Although electric vehicles are selling in higher numbers, consumers are still finding reliability issues to be an issue. The latest Annual Auto Reliability Survey from Consumer Reports shows that new electric vehicles, on average, have 79 percent more problems than do internal combustion vehicles. Plug-in hybrids fare even worse at 146 percent. Hybrids have 26 percent fewer problems.
“EVs are still in their relative infancy as mainstream vehicles, so it’s really not surprising that manufacturers, by and large, are still working out the kinks. That said, we are seeing signs of movement in the right direction. And as our data has consistently shown, reliability-minded consumers would be best served by forgoing brand new vehicles in their first model year.” —Jake Fisher, senior director of auto testing at Consumer Reports
The annual survey from Consumer Reports asks members about potential problems or trouble areas they’ve had with their vehicles in the past 12 months. This year’s survey covers 20 problem areas that include engine, electric motors, transmission, in-car electronics, and other issues. That feedback from consumers is then used to predict reliability ratings for new cars from every major mainstream model. This year’s data included more than 330,000 vehicles from model years 2020 to 2023.
In the past five years, Consumer Reports notes, the number of hybrids, plug-in hybrids (PHEVs), and electric vehicles (EVs) has been steadily increasing. More than half of the long-term test fleet vehicles Consumer Reports itself has purchased for testing are now electrified. This year’s survey adds three new trouble areas specific to electrified vehicles: electric motor, EV/hybrid battery, and EV charging. This should give a clearer picture of those aspects of today’s automotive market going forward.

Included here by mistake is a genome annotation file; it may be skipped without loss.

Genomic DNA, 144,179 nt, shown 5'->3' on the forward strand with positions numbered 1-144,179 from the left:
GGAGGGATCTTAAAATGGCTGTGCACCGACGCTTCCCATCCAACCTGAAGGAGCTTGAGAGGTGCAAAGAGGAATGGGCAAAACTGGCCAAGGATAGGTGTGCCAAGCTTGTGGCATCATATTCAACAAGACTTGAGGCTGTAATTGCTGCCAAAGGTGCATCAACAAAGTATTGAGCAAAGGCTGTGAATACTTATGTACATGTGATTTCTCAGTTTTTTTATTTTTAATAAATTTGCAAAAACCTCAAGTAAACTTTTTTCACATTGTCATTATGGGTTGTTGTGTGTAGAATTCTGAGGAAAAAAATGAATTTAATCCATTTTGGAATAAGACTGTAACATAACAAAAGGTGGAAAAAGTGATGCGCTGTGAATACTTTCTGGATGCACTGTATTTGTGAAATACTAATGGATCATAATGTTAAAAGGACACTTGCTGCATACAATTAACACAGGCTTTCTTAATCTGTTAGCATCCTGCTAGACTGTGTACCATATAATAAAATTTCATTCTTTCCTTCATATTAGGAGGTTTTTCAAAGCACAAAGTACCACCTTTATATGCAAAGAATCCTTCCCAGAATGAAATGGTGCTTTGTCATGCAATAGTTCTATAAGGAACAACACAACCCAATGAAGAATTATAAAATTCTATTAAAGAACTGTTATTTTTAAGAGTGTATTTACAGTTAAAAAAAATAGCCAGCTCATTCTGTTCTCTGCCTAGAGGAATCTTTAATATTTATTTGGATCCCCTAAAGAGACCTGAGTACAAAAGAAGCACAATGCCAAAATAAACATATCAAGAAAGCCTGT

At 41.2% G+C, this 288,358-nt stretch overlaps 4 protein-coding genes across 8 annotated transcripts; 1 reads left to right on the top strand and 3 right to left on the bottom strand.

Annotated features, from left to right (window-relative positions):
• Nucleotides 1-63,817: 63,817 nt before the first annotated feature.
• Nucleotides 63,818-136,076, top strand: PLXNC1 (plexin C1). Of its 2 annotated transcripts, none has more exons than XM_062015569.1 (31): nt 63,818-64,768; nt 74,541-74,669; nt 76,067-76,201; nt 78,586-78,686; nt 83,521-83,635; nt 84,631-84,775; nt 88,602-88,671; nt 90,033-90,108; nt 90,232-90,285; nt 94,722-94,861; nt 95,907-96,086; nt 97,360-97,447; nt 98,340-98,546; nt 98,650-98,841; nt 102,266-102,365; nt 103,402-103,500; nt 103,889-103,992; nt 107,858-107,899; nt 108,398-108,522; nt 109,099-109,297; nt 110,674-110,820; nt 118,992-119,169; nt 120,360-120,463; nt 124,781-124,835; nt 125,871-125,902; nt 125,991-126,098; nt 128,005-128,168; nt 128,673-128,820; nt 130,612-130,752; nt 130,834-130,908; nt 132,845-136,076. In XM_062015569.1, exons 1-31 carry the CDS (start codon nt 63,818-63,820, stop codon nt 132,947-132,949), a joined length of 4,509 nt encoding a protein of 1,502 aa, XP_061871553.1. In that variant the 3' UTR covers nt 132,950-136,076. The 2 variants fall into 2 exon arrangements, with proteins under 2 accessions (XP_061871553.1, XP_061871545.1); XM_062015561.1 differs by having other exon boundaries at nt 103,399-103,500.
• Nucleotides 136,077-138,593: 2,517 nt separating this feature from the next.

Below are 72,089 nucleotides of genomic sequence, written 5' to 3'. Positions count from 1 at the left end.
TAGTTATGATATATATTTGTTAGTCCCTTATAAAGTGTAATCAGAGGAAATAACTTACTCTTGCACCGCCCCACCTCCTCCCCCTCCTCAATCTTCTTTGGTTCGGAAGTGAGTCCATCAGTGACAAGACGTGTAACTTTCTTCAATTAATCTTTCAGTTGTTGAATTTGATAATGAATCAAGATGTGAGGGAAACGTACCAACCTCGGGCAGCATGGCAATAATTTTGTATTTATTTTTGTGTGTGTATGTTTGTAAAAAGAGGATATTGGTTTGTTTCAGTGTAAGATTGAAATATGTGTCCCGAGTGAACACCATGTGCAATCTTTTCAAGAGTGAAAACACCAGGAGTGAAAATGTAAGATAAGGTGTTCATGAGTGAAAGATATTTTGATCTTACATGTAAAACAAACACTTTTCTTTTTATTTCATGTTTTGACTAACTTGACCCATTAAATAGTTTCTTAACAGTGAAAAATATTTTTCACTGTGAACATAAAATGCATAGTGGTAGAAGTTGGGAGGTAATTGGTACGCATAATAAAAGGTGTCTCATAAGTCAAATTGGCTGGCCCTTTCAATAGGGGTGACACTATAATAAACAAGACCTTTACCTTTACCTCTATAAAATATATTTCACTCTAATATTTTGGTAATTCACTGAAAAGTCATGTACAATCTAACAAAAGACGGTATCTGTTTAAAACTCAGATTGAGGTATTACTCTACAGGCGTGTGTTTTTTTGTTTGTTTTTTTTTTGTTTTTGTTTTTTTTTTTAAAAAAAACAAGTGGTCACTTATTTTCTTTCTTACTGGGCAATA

This puts the mix of trouble areas for various drivetrains at different scales. Internal combustion engine (ICE) vehicles, for example, have 17 potential trouble areas whereas EVs have just 12 as non-relevant items are removed (engine, transmission, etc). Hybrids have more, at 19, because they combine some of the EV component and ICE components. PHEVs have the most, at 20, because they combine all three.
This year’s survey sets the reliability prediction for upcoming 2024 models for Consumer Reports’ publication. Each year’s reliability is based on the model’s past three years of surveys, provided the model has not undergone a complete redesign.
Most of the data found by Consumer Reports in this latest survey shines light on various issues with electrified vehicles when compared to traditional ICE models. Tesla, for example, still shows build quality and climate system issues. Most other EV manufacturers are having fewer build quality issues, but higher rates of powertrain, battery, and charging failure issues. Charging failures are considered when the vehicle does not charge, or charges very slowly or unpredictably, despite a working charger.
Plug-in hybrid models are showing extreme reliability issues, likely due to the complexity of their design. On the flip side, standard hybrids outshine their ICE counterparts by 26 percent with better reliability across the board. Several Toyota models are rated as some of the most reliable models in the survey.
This story first published on EVmeme.com.